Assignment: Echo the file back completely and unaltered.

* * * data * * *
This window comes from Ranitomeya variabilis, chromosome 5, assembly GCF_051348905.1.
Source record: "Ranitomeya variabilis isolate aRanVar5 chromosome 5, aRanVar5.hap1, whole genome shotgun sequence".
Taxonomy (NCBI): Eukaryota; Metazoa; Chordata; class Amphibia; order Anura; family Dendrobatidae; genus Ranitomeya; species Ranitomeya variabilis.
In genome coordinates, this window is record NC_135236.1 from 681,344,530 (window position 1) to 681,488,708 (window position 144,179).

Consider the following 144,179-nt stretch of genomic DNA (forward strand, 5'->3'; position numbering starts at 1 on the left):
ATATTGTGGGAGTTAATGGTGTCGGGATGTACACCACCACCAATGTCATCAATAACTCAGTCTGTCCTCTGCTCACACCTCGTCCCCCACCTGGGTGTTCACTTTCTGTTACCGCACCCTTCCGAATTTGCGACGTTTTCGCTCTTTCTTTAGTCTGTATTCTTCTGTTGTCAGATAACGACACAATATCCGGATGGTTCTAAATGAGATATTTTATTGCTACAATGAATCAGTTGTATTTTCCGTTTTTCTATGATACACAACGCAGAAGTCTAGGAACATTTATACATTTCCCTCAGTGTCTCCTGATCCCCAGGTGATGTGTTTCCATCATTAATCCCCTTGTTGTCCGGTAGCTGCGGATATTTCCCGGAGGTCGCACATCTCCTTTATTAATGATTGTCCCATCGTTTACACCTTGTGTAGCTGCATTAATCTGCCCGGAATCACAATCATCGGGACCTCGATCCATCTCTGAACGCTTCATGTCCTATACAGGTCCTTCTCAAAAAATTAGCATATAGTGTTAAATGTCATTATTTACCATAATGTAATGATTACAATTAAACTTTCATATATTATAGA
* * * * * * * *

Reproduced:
This window comes from Ranitomeya variabilis, chromosome 5, assembly GCF_051348905.1.
Source record: "Ranitomeya variabilis isolate aRanVar5 chromosome 5, aRanVar5.hap1, whole genome shotgun sequence".
Taxonomy (NCBI): Eukaryota; Metazoa; Chordata; class Amphibia; order Anura; family Dendrobatidae; genus Ranitomeya; species Ranitomeya variabilis.
In genome coordinates, this window is record NC_135236.1 from 681,344,530 (window position 1) to 681,488,708 (window position 144,179).

Consider the following 144,179-nt stretch of genomic DNA (forward strand, 5'->3'; position numbering starts at 1 on the left):
ATATTGTGGGAGTTAATGGTGTCGGGATGTACACCACCACCAATGTCATCAATAACTCAGTCTGTCCTCTGCTCACACCTCGTCCCCCACCTGGGTGTTCACTTTCTGTTACCGCACCCTTCCGAATTTGCGACGTTTTCGCTCTTTCTTTAGTCTGTATTCTTCTGTTGTCAGATAACGACACAATATCCGGATGGTTCTAAATGAGATATTTTATTGCTACAATGAATCAGTTGTATTTTCCGTTTTTCTATGATACACAACGCAGAAGTCTAGGAACATTTATACATTTCCCTCAGTGTCTCCTGATCCCCAGGTGATGTGTTTCCATCATTAATCCCCTTGTTGTCCGGTAGCTGCGGATATTTCCCGGAGGTCGCACATCTCCTTTATTAATGATTGTCCCATCGTTTACACCTTGTGTAGCTGCATTAATCTGCCCGGAATCACAATCATCGGGACCTCGATCCATCTCTGAACGCTTCATGTCCTATACAGGTCCTTCTCAAAAAATTAGCATATAGTGTTAAATGTCATTATTTACCATAATGTAATGATTACAATTAAACTTTCATATATTATAGA